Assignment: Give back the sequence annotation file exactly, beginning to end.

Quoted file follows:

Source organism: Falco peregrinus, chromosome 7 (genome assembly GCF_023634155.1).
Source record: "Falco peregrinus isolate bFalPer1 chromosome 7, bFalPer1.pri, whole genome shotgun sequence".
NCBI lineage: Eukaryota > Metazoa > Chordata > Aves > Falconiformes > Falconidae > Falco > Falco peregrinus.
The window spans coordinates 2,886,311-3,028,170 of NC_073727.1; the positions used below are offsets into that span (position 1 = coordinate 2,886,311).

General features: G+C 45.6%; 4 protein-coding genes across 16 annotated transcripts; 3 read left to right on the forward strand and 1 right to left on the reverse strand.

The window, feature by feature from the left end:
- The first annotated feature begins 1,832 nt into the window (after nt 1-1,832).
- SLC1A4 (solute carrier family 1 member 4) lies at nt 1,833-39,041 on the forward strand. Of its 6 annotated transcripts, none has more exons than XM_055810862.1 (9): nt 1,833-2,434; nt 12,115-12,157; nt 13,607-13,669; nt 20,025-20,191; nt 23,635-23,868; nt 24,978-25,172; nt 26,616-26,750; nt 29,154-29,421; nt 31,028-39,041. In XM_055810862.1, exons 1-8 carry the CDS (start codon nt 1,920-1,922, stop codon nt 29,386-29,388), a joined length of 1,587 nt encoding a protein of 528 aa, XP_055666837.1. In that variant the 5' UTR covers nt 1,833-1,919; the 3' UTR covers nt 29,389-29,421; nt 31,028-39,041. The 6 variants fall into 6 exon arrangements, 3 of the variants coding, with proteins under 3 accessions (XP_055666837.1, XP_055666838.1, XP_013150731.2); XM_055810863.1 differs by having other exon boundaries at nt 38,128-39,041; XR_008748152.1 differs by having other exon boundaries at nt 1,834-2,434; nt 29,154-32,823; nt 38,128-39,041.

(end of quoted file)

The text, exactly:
Source organism: Falco peregrinus, chromosome 7 (genome assembly GCF_023634155.1).
Source record: "Falco peregrinus isolate bFalPer1 chromosome 7, bFalPer1.pri, whole genome shotgun sequence".
NCBI lineage: Eukaryota > Metazoa > Chordata > Aves > Falconiformes > Falconidae > Falco > Falco peregrinus.
The window spans coordinates 2,886,311-3,028,170 of NC_073727.1; the positions used below are offsets into that span (position 1 = coordinate 2,886,311).

General features: G+C 45.6%; 4 protein-coding genes across 16 annotated transcripts; 3 read left to right on the forward strand and 1 right to left on the reverse strand.

The window, feature by feature from the left end:
- The first annotated feature begins 1,832 nt into the window (after nt 1-1,832).
- SLC1A4 (solute carrier family 1 member 4) lies at nt 1,833-39,041 on the forward strand. Of its 6 annotated transcripts, none has more exons than XM_055810862.1 (9): nt 1,833-2,434; nt 12,115-12,157; nt 13,607-13,669; nt 20,025-20,191; nt 23,635-23,868; nt 24,978-25,172; nt 26,616-26,750; nt 29,154-29,421; nt 31,028-39,041. In XM_055810862.1, exons 1-8 carry the CDS (start codon nt 1,920-1,922, stop codon nt 29,386-29,388), a joined length of 1,587 nt encoding a protein of 528 aa, XP_055666837.1. In that variant the 5' UTR covers nt 1,833-1,919; the 3' UTR covers nt 29,389-29,421; nt 31,028-39,041. The 6 variants fall into 6 exon arrangements, 3 of the variants coding, with proteins under 3 accessions (XP_055666837.1, XP_055666838.1, XP_013150731.2); XM_055810863.1 differs by having other exon boundaries at nt 38,128-39,041; XR_008748152.1 differs by having other exon boundaries at nt 1,834-2,434; nt 29,154-32,823; nt 38,128-39,041.